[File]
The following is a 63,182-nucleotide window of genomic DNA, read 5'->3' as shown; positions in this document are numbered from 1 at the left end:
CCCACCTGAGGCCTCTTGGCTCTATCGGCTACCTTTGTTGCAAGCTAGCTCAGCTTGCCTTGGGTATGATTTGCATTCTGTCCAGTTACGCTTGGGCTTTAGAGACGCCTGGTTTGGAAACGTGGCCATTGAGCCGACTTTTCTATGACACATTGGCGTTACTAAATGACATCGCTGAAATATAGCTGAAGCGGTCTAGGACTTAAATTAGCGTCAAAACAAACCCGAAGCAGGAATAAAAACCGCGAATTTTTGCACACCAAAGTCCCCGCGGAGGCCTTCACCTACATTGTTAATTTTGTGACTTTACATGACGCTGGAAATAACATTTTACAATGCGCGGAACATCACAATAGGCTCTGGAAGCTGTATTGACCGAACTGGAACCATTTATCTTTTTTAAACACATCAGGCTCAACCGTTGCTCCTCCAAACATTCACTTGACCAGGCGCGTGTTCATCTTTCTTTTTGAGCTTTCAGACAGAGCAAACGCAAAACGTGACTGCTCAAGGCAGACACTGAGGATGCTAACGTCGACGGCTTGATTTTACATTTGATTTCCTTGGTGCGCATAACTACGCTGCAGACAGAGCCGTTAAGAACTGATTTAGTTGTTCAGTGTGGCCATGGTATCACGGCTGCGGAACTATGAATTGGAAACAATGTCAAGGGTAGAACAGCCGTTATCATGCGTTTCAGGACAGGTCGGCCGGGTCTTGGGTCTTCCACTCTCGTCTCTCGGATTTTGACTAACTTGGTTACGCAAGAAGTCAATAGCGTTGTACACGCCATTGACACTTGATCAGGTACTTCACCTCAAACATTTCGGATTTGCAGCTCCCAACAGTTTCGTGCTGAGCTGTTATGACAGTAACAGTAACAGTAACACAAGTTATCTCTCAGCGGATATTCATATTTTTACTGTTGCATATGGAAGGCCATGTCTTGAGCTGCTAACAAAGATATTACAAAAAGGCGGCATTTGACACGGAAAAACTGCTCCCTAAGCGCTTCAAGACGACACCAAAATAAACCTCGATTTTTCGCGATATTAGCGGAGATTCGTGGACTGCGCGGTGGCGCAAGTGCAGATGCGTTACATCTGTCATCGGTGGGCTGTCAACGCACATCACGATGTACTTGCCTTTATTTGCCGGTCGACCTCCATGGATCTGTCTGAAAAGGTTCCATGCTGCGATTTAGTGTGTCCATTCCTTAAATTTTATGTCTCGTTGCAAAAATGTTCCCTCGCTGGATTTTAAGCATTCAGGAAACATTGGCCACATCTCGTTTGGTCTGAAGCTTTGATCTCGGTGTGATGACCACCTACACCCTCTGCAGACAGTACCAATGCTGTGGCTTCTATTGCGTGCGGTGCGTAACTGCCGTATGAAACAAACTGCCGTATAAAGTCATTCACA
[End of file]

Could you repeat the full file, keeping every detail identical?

The following is a 63,182-nucleotide window of genomic DNA, read 5'->3' as shown; positions in this document are numbered from 1 at the left end:
CCCACCTGAGGCCTCTTGGCTCTATCGGCTACCTTTGTTGCAAGCTAGCTCAGCTTGCCTTGGGTATGATTTGCATTCTGTCCAGTTACGCTTGGGCTTTAGAGACGCCTGGTTTGGAAACGTGGCCATTGAGCCGACTTTTCTATGACACATTGGCGTTACTAAATGACATCGCTGAAATATAGCTGAAGCGGTCTAGGACTTAAATTAGCGTCAAAACAAACCCGAAGCAGGAATAAAAACCGCGAATTTTTGCACACCAAAGTCCCCGCGGAGGCCTTCACCTACATTGTTAATTTTGTGACTTTACATGACGCTGGAAATAACATTTTACAATGCGCGGAACATCACAATAGGCTCTGGAAGCTGTATTGACCGAACTGGAACCATTTATCTTTTTTAAACACATCAGGCTCAACCGTTGCTCCTCCAAACATTCACTTGACCAGGCGCGTGTTCATCTTTCTTTTTGAGCTTTCAGACAGAGCAAACGCAAAACGTGACTGCTCAAGGCAGACACTGAGGATGCTAACGTCGACGGCTTGATTTTACATTTGATTTCCTTGGTGCGCATAACTACGCTGCAGACAGAGCCGTTAAGAACTGATTTAGTTGTTCAGTGTGGCCATGGTATCACGGCTGCGGAACTATGAATTGGAAACAATGTCAAGGGTAGAACAGCCGTTATCATGCGTTTCAGGACAGGTCGGCCGGGTCTTGGGTCTTCCACTCTCGTCTCTCGGATTTTGACTAACTTGGTTACGCAAGAAGTCAATAGCGTTGTACACGCCATTGACACTTGATCAGGTACTTCACCTCAAACATTTCGGATTTGCAGCTCCCAACAGTTTCGTGCTGAGCTGTTATGACAGTAACAGTAACAGTAACACAAGTTATCTCTCAGCGGATATTCATATTTTTACTGTTGCATATGGAAGGCCATGTCTTGAGCTGCTAACAAAGATATTACAAAAAGGCGGCATTTGACACGGAAAAACTGCTCCCTAAGCGCTTCAAGACGACACCAAAATAAACCTCGATTTTTCGCGATATTAGCGGAGATTCGTGGACTGCGCGGTGGCGCAAGTGCAGATGCGTTACATCTGTCATCGGTGGGCTGTCAACGCACATCACGATGTACTTGCCTTTATTTGCCGGTCGACCTCCATGGATCTGTCTGAAAAGGTTCCATGCTGCGATTTAGTGTGTCCATTCCTTAAATTTTATGTCTCGTTGCAAAAATGTTCCCTCGCTGGATTTTAAGCATTCAGGAAACATTGGCCACATCTCGTTTGGTCTGAAGCTTTGATCTCGGTGTGATGACCACCTACACCCTCTGCAGACAGTACCAATGCTGTGGCTTCTATTGCGTGCGGTGCGTAACTGCCGTATGAAACAAACTGCCGTATAAAGTCATTCACA